Author: Al Emid
Sudan–Ethiopia Transport Corridor), consisting of a large port, a railway, oil pipelines, highways, international airports and cities, is a massive undertaking.

Kenya has created a positive environment for foreign direct investment (FDI), as it looks to appeal to foreign multinationals. The government sees FDI as a job creator and plans to continue its efforts.

“Kenya is in the best condition it has been in [for] 10 years,” says Kwame Owino, chief executive officer of the Institute of Economic Affairs, during an interview from Nairobi.

The flows continue for a variety of reasons, including the country’s position on the continent. “Kenya’s main advantage is that it is an economic hub for the region,” Kwame explains. After a sharp drop during the global financial crisis, FDI inflows have dramatically increased each year since, rising from less than $300 million in 2012 to $1.4 billion in 2015.

Its membership in the East African Community, a bloc of six countries, complements the hub status. Kenya has a single-window customs system, an educated work force and a highly developed telecommunications sector with several innovations including mobile payments system M-PESA.

“The EAC is the best integrated of the African communities in terms of free trade and transportation links,” explains Melissa Cook, managing director of African Sunrise Partners. “When companies look at the size of the addressable market (estimated at 150 million people), it’s a more viable concept in the EAC than in some other markets.” Cook stresses the importance of infrastructure improvements, such as the standard-gauge railway currently being funded by China and built by Chinese companies that links the port of Mombasa to Nairobi and other centers. “Kenya is way ahead of other countries in bringing high-speed data links to businesses and consumers across the country,” she explains.

Not surprisingly, technology holds significant FDI opportunities. Encouraged by the success of this specialized sector, the government has included plans for a new technology city in its Kenya Vision 2030 long-term development plan. The multibillion-dollar development is expected to generate a huge number of jobs while also attracting FDI from international technology companies and local entrepreneurs, according to a Control Risks report entitled East Africa’s Tech Hub. The government hopes to see a new range of businesses, including call and data centers and software development companies. However, the Control Risks report cautions that financing has not yet been secured, and the government has not had unmitigated success in other big projects it has undertaken.

Notwithstanding the positive environment, a foreign direct investor must consider several risks. Although there have been no terrorist incidents recently, the American, Australian and British governments have issued warnings about the danger of terrorism in certain areas. Other challenges include higher local interest rates on loans raised in Kenya than foreign investors would pay in their home markets, and periodic drought, which threatens agriculture projects.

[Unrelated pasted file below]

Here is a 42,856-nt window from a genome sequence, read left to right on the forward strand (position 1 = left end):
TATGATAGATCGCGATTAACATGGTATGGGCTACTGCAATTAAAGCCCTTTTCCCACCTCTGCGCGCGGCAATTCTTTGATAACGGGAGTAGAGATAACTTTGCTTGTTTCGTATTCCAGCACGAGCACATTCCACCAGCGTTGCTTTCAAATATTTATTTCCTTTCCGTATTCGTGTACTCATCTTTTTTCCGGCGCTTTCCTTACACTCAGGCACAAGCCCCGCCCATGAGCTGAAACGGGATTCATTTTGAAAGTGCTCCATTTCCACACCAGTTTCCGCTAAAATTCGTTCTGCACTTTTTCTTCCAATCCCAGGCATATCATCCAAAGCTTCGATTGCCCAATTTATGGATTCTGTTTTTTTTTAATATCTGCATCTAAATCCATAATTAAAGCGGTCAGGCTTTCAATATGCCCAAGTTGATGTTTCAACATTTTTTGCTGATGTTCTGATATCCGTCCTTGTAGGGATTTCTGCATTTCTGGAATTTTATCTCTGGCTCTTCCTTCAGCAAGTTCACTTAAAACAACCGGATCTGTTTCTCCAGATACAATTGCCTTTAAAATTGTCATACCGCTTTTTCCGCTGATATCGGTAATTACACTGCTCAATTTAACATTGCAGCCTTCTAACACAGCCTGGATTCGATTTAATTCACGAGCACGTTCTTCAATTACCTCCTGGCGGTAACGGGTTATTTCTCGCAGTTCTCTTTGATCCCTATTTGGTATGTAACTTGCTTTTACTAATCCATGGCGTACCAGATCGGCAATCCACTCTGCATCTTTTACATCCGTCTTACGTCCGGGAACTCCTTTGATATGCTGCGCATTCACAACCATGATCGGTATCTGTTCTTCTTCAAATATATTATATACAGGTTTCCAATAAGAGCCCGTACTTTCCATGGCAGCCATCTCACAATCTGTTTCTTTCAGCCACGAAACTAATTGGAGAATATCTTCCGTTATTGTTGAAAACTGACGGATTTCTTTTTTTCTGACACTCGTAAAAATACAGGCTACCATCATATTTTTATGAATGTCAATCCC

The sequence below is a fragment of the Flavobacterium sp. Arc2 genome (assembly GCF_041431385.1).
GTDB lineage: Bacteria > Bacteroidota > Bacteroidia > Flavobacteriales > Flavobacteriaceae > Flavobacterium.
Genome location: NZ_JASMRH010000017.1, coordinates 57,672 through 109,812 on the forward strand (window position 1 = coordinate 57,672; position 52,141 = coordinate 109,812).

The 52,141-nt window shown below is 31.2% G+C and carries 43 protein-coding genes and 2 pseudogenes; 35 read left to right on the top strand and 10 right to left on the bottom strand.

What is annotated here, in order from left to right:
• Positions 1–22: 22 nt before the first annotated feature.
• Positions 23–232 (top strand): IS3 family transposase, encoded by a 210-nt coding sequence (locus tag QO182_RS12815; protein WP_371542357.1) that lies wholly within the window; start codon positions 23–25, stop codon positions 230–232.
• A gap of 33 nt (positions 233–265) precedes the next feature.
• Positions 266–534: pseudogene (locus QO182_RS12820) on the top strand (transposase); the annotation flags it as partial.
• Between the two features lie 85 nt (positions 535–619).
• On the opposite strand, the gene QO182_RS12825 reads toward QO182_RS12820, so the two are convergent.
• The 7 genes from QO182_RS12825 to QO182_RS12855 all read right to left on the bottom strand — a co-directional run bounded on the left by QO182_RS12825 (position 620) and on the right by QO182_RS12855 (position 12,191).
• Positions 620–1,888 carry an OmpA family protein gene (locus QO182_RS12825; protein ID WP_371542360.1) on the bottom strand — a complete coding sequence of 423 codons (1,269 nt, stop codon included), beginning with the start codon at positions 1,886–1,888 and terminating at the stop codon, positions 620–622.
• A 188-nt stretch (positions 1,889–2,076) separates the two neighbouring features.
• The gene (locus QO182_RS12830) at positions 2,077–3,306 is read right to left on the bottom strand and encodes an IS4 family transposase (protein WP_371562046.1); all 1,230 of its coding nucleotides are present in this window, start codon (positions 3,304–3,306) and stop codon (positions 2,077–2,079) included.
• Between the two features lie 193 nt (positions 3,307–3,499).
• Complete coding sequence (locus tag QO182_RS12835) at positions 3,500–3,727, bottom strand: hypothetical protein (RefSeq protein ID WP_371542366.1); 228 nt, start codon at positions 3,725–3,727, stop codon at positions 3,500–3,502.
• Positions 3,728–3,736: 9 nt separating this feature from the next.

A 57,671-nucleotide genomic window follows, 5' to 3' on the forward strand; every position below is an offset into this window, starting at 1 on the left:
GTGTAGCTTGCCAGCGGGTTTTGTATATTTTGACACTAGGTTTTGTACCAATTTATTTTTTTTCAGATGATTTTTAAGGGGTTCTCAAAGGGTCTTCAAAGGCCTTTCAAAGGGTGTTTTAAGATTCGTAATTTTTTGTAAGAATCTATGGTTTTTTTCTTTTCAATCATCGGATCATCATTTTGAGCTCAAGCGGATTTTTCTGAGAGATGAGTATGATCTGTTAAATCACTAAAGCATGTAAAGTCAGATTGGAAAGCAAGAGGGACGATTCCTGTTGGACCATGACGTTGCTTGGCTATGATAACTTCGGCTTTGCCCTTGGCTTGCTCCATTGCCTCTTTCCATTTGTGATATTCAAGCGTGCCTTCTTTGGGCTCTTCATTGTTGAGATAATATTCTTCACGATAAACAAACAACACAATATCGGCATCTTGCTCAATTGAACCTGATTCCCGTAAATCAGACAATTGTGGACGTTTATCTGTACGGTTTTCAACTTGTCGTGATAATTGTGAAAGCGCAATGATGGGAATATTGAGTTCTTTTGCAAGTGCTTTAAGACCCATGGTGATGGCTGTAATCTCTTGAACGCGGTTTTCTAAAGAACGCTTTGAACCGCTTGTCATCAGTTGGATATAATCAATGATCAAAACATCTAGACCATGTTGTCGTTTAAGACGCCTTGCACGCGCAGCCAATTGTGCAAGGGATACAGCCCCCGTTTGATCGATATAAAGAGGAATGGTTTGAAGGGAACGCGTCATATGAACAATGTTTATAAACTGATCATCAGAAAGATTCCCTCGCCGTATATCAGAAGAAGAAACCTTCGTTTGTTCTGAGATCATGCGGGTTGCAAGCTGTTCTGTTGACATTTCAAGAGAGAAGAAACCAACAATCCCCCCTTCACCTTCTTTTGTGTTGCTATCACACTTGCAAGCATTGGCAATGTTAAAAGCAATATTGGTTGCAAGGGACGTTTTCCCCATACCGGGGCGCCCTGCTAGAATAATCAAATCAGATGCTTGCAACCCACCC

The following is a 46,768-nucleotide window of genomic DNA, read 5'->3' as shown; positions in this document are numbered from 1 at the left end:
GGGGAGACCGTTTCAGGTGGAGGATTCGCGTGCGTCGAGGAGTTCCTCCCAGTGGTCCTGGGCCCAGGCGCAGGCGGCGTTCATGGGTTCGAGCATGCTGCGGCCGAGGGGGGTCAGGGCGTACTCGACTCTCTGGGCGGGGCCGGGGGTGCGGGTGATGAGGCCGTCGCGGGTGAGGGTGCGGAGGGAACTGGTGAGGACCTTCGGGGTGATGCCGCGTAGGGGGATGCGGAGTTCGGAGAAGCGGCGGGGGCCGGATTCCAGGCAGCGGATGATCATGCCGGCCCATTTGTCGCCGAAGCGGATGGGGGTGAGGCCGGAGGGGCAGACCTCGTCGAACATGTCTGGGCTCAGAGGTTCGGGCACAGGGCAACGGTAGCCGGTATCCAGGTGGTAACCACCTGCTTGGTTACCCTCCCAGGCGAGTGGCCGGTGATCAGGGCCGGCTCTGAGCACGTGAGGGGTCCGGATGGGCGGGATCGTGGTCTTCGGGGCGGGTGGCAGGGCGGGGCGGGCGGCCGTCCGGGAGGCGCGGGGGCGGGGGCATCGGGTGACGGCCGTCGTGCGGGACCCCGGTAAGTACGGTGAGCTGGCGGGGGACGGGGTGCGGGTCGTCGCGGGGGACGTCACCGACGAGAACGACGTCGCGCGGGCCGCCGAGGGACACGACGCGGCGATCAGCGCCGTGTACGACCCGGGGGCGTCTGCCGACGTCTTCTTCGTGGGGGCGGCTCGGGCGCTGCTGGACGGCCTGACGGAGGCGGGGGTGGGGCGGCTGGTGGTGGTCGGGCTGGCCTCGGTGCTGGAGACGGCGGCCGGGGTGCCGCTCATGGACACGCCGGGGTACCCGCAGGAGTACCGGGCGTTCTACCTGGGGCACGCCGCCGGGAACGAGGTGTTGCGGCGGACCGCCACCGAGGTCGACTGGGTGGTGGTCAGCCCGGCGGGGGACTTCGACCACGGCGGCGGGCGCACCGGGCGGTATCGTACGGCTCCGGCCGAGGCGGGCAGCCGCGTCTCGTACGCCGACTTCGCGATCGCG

Potential opportunities include oil exploration in the north of the country, although the global drop in oil prices, which has led to some delays in exploration and investment, may have an impact. Still, opportunities abound in manufacturing, financial services, agriculture, consumer goods and tourism. The infrastructure project called LAPSSET (Lamu Port–South Sudan–Ethiopia Transport Corridor), consisting of a large port, a railway, oil pipelines, highways, international airports and cities, is a massive undertaking.

Vital Statistics

Location: East Africa

Neighbors: Tanzania, Uganda, South Sudan, Ethiopia, Somalia

Capital city: Nairobi

Population (2016): 46,790,758

Official language: English and Swahili

GDP per capita (2016): US$1,521.90

GDP growth (2016): 5.9%

Inflation (2016): 6.2%

Currency: Kenyan Shilling

Investment promotion agency: KenInvest

Investment incentives available? Tax credits and incentives, some of them geographically based

Ease of Doing Business rank (2016): 92

Corruption Perceptions Index rank (2016): 145

Political risk: Uncertainty over August election; uncertainty over telecom break-up; history of ethnic tensions

Security risk: History of ethnic tensions and corruption scandals

 

PROS

Well-developed supply chains

Well-developed communication links with other countries

Kenya Vision 2030 calls for more Special Economic Zones

Guaranteed repatriation of profits and capital gains after taxes

 

Cons

Labor problems

Concern whether US President Donald Trump’s protectionist policies will lead to cancellation of the African Growth and Opportunity Act, or AGOA

Many medical facilities are closed or operating at extremely reduced levels.

Upcoming election could bring a slowing of government activity

Sources: A.M. Best Rating Services; Australian Government Department of Foreign Affairs and Trade; Bloomberg News; CIA World Factbook; Control Risks; Daily Nation; GOV.UK travel advice; International Monetary Fund; Oxford Business Group; Transparency International; World Bank

For more information on Kenya, check out our Country Economic Reports at:
GFMag.com/gdp-data-country-reports.html

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